Migraines May Ease With Age

In Swedish Study, Most Patients' Attacks Decreased or Disappeared Over 12-Year Follow-Up

From the WebMD Archives

June 8, 2007 -- Good news for most migraine sufferers: With age, you can expect to get fewer, less- painful migraine attacks that don't last as long, a new study from Sweden suggests.

"It does seem that in most people migraine is not a progressive disease," says Carl Dahlof, MD, PhD, a neurologist and medical director and founder of the Gothenburg Migraine Clinic in Gothenberg. He presented his findings this week at the American Headache Society annual meeting in Chicago.

But you may have to be patient. "The average duration is 25 years," Dahlof tells WebMD. "The average age of onset is about age 20."

An estimated 28 million Americans suffer from migraine headaches, according to the American Headache Society.

The 12-Year Study

Dahlof and his colleagues randomly selected 374 migraine patients, including 200 women and 174 men with an average age of 55, following them from 1994 to 2006. At the study's start, they reported having one to six migraines a month. Dahlof's team conducted telephone interviews in 2005 and 2006 to ask the men and women about their current migraine experience.

Over the 12-year period, the migraines of nearly 30% of the patients resolved, usually meaning they disappeared, Dahlof tells WebMD. "The majority, 91% [of these 110], had not had a migraine attack for at least two years," Dahlof says.

Among the remaining 264 who continued to experience the headaches at the 12-year follow-up mark, Dahlof found most had fewer, briefer, and milder attacks.

  • 80% reported a change in attack frequency, with 80% of them having fewer migraines and 20% having more.
  • 55% reported a change in duration of attack, with 66% of them saying their attacks lasted shorter periods of time and 34% saying they lasted longer.
  • 66% said the pain intensity changed, with 83% of them experiencing milder pain and 17% experiencing more severe pain.
  • Only 1.6%, or six participants, progressed to chronic migraine, defined as having migraines more than 15 days a month.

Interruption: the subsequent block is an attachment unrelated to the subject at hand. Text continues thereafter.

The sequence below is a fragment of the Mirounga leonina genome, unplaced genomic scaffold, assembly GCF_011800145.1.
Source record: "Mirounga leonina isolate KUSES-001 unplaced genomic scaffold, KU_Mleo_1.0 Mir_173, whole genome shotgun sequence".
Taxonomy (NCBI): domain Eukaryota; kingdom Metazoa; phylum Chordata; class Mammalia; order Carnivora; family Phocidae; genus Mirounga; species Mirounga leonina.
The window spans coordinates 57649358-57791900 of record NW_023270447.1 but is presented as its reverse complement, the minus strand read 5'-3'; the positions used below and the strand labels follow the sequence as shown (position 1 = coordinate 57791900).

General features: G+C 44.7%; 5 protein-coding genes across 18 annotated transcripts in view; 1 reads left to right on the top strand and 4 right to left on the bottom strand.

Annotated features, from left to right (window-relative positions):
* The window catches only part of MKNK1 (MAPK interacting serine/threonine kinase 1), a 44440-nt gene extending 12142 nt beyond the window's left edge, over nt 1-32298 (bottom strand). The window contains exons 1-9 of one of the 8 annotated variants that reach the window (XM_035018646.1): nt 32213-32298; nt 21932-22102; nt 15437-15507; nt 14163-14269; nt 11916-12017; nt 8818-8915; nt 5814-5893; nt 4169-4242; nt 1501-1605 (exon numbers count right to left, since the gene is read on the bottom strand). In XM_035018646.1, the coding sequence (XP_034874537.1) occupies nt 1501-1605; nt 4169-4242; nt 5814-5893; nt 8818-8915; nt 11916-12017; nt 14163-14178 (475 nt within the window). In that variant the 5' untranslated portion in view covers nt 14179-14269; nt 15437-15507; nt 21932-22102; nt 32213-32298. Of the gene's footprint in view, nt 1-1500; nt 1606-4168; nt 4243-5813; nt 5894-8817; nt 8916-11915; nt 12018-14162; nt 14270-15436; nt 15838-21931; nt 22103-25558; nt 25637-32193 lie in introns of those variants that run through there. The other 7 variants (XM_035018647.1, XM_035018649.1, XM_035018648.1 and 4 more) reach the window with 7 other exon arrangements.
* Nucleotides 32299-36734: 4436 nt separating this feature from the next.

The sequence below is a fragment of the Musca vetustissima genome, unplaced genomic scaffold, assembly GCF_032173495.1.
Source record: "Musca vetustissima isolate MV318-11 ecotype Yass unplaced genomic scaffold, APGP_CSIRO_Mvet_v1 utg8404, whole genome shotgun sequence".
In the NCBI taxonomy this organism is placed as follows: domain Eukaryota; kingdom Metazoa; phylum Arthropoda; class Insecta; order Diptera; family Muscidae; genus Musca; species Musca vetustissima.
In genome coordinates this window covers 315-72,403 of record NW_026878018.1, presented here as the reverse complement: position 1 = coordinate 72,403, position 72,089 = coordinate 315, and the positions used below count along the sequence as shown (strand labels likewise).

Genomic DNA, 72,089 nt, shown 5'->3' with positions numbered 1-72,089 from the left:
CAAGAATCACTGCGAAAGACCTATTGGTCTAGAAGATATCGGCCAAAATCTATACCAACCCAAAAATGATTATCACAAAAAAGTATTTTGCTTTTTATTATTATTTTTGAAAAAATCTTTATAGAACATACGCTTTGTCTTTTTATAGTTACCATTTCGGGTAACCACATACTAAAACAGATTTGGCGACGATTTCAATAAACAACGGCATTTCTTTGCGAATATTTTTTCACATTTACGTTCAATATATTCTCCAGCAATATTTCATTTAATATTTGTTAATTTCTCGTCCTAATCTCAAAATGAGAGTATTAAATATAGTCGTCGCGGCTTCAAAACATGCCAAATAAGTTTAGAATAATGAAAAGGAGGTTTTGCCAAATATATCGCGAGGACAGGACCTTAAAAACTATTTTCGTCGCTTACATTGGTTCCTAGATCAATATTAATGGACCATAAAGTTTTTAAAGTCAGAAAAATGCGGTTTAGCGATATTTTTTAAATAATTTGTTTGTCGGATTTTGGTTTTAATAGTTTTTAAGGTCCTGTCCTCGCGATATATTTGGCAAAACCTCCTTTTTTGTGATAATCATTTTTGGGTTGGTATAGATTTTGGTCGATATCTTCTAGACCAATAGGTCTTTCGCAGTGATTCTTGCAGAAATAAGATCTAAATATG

Despite the improvement in symptoms, Dahlof found that many of the patients still lost time from work or family or social events because of the migraines.

Continued

Whose Migraines Disappear?

"We don't know for sure," Dahlof says. Hereditary seemed to play a role, at least for the women in the study, with those having a family history more likely to continue to have attacks.

Early management of migraines by a specialist may be the driving force to making them disappear or improve over time, he says. "The risk of progression can be reduced by good management," he believes, although this study did not track the effect of good management. Dahlof credits in particular the improvements in migraine drug therapy in recent years, especially the use of the newer triptan drugs, which are taken at the start of the pain.

Another Expert Weighs In

The study reflects what one long-time headache specialist has observed in his patients. Migraine problems do tend to decrease with time, says Seymour Diamond, MD, founder of the Diamond Headache Clinic and executive chairman of the National Headache Foundation in Chicago.

"We find as people age they get fewer migraines," he says. "After age 50 or 55, they often decline. But in some people, they never do."

Other Measures

Migraine sufferers trying to reduce the chances their headaches will become more frequent can pay attention to other risk factors, other researchers suggested in a report published in 2006 in the journal Headache.

Among them: maintain a healthy body weight, avoid overuse of headache medication and caffeine, and get treatment for any sleep problems.

  • Living with migraines? Get support and advice from Indie Cooper-Guzman, RN, and other members on our Migraines message board.
WebMD Health News Reviewed by Louise Chang, MD on June 08, 2007

Sources

SOURCES: Carl Dahlof, MD, PhD, professor of neurology and associate professor of clinical pharmacology, Sahlgrenska University Hospital; medical director and founder, Gothenburg Migraine Clinic, Gothenburg, Sweden. Seymour Diamond, MD, founder, Diamond Headache Clinic; executive chairman, National Headache Foundation, Chicago. Bigal M. Headache, October 2006; vol 46 Suppl: pp S144-S146. 49th Annual Scientific Meeting of the American Headache Society, Chicago, June 7-10, 2007.

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